Prof Ian Johnston

Prof Ian Johnston
Emeritus Professor


School Positions
Chandos Professor of Physiology (1997-present)
Director, Scottish Oceans Institute (2012-present)
Director, Gatty Marine Laboratory (1985-2008)
Director of Research, School of Biology (2003-6)
Member, School of Biology Management Group (2000-2006) (2012-present)
Head of School: (Biology & Preclinical Medicine, 1987-1992; Environmental & Evolutionary Biology, 1997-1999)

External Positions
Steering Committee Member of the European Marine Biological Resource Centre (EMBRC) – an ESFRI Research Infrastructure in the preparatory phase (2011-2014)
Steering Committee Member of LIFECYCLE an EU-funded FP7 Integrated Research Project (2009-2013)
Vice-President (2005-2007) and President (2007-2009) Society for Experimental Biology
Member of the Natural Environment Research Council & Chairman, Marine Science & Technology Board (1995-2000)
Adjunct Professor, University of Nordland, Norway (2002-2011)

Elected Fellow Royal Society of Edinburgh 1987
Awarded Scientific Medal Zoological Society of London 1984

Research Group
Dr Vera Vieira-Johnston (Honorary Research Fellow)
Dr Daniel J. Macqueen (MASTS Research Fellow)
Dr Daniel Garcia de la serrana (EU-funded)
Dr Thomas Ashton (BBSRC-funded)
Clara Coll-Llado, PhD student/academic apprentice (50% with Dr David Ferrier)

Professor Shugo Watabe, Graduate School of Agricultural and Life Sciences, The University of Tokyo, Bunkyo, Tokyo 113-8657, Japan
Dr Bjarni K. Kristjánsson, Holar University College, Iceland
Dr Robert H. Devlin, Fisheries and Oceans Canada, West Vancouver, Canada
Professor Jorge Fernandes, University of Nordland, Norway
Industrial Partners
Young’s Seafood, SalmoBreed A/S, BioMar, Ewos Innovation

source: symbiosis


Research Overview:

Genomic and physiological approaches are being used to investigate muscle growth and adaptation in teleost fish. Skeletal muscle fibres are produced during the embryonic, larval and adult stages of the lifecycle. The genetic mechanisms controlling the production of muscle fibres and their subsequent hypertrophy are being studied. Several novel myogenic genes have been discovered and their functions characterised using in vivo and in vitro using primary muscle cultures. Using various models involving body size evolution and temperature adaptation I have shown strong selection for fibre size optimization, with consequences for the life-time production of muscle fibres. Universal scaling laws affecting muscle dimensions and energy metabolism can therefore successfully explain variations in fibre number and fine scale evolutionary patterns of myogenesis between populations and species. Salmonid fish have undergone two whole genome duplications relative to their common ancestor with tetrapods resulting in up to 8 copies (paralogues) of some genes. The role of gene paralogues in the signaling pathways regulating growth is being studied. Other research interests include the molecular mechanisms underlying seasonal temperature acclimation in fish and the consequences for muscle power output and swimming performance. Embryonic stress in zebrafish was shown to have persistent affects on thermal acclimation and myogenesis that persisted to adulthood, even after fish were raised from hatching at a common temperature. The mechanisms are currently under investigation at the genomic, tissue and whole animal levels.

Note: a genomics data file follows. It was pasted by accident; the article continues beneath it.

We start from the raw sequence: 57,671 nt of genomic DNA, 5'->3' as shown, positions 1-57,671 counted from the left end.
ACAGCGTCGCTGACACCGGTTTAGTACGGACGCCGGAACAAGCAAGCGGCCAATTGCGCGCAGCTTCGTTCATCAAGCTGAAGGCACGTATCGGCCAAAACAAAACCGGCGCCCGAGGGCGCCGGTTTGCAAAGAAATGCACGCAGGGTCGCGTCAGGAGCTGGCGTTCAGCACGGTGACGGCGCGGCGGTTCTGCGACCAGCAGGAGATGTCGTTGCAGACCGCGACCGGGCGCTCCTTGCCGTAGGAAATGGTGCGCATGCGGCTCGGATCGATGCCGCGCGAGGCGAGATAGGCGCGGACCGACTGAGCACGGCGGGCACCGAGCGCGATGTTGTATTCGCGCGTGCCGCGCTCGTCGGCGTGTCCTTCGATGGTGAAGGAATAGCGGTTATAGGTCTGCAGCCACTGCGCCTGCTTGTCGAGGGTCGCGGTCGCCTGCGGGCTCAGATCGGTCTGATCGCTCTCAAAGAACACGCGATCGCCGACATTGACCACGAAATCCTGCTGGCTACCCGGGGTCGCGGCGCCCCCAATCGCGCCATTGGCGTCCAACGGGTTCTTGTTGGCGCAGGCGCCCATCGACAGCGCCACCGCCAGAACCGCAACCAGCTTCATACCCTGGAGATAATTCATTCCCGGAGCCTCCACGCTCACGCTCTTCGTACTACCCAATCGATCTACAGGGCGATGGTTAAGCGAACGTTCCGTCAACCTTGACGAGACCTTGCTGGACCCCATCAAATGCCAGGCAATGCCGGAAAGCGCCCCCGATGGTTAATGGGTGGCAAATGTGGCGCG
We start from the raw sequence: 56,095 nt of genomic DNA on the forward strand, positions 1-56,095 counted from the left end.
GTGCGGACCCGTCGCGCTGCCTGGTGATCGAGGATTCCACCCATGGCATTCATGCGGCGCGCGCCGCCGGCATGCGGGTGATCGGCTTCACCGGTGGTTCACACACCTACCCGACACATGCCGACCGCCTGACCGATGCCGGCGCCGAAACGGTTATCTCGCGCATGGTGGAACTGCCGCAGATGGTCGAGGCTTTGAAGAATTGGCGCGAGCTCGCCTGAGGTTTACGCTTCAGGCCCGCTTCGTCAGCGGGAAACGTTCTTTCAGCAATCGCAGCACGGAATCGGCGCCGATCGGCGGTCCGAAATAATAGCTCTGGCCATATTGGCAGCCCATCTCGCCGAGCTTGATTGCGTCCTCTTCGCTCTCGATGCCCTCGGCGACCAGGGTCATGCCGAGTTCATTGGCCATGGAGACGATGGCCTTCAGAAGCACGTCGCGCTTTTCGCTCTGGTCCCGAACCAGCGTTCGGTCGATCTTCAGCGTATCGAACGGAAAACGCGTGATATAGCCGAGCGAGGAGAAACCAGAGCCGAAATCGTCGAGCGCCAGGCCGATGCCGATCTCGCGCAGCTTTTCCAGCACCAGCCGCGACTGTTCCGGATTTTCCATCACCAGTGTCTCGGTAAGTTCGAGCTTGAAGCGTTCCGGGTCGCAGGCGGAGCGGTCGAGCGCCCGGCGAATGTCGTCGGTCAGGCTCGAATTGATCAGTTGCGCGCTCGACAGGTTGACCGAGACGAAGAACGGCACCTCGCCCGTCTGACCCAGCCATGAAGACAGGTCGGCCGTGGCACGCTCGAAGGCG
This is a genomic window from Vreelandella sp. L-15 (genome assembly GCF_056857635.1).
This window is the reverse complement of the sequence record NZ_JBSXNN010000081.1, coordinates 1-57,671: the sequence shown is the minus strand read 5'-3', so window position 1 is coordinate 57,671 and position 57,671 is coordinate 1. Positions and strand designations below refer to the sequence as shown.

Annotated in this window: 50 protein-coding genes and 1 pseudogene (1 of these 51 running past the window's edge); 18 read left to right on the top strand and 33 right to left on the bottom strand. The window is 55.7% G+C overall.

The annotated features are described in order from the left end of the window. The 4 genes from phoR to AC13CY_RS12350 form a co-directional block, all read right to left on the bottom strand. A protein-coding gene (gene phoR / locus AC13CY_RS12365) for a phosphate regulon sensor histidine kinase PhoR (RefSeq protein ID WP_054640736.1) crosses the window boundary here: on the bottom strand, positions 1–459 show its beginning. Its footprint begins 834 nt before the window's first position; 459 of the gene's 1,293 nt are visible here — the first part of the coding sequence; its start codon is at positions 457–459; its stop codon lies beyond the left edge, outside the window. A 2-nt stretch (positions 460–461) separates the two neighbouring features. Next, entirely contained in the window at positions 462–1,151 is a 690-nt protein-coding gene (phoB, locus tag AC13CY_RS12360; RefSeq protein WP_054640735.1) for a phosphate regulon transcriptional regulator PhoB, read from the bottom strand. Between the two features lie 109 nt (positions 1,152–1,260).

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Contact Details:

Prof Ian Johnston
Scottish Oceans Institute
East Sands
University of St Andrews
St Andrews
KY16 8LB



Fish Muscle Research Group
Fish Muscle Research Group
School of Biology
Centre for Biological Diversity
Scottish Oceans Institute

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The Secretary
Scottish Oceans Institute
Institiud Chuantan na h-Alba
Gatty Marine Laboratory
East Sands St Andrews
KY16 8LB

tel: +44 (0) 1334 463472
fax: +44 (0) 1334 463443